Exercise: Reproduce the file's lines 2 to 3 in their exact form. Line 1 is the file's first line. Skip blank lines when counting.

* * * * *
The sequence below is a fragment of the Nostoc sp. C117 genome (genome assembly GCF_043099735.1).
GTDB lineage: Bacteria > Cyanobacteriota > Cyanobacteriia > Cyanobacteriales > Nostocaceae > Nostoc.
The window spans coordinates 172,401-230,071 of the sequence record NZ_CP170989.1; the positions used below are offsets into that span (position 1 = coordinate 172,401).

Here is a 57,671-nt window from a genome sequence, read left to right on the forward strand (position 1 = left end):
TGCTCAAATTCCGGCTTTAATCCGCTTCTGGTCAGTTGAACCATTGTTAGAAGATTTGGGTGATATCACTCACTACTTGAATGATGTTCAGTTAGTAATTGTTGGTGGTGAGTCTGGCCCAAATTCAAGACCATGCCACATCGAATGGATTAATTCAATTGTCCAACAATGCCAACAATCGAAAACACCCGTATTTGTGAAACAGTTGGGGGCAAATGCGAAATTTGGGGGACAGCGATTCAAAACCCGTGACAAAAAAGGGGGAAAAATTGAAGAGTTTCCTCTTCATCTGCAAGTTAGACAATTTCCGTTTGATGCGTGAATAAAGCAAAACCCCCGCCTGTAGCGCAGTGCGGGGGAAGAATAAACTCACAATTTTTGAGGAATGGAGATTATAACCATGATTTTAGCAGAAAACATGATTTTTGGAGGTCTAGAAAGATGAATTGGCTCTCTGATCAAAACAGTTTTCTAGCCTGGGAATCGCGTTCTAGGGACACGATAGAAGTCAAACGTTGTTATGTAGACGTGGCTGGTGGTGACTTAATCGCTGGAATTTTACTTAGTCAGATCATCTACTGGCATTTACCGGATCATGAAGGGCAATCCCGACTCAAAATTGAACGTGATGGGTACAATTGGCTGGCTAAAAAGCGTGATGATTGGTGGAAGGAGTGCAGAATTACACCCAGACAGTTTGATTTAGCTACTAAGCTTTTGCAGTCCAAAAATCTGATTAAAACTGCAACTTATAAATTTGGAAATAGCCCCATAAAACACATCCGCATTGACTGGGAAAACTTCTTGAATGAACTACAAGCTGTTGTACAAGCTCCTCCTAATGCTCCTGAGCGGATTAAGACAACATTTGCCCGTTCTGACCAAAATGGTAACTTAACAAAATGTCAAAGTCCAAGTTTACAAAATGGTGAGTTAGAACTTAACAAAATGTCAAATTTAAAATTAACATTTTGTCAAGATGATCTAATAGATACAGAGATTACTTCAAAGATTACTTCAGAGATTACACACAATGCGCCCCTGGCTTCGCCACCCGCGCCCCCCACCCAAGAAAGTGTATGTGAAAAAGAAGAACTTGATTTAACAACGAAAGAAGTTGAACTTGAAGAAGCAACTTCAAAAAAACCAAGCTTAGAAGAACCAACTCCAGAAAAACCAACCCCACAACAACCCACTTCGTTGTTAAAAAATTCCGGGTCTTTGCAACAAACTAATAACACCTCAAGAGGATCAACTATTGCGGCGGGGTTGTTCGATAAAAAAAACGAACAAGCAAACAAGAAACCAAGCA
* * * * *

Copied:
GTDB lineage: Bacteria > Cyanobacteriota > Cyanobacteriia > Cyanobacteriales > Nostocaceae > Nostoc.
The window spans coordinates 172,401-230,071 of the sequence record NZ_CP170989.1; the positions used below are offsets into that span (position 1 = coordinate 172,401).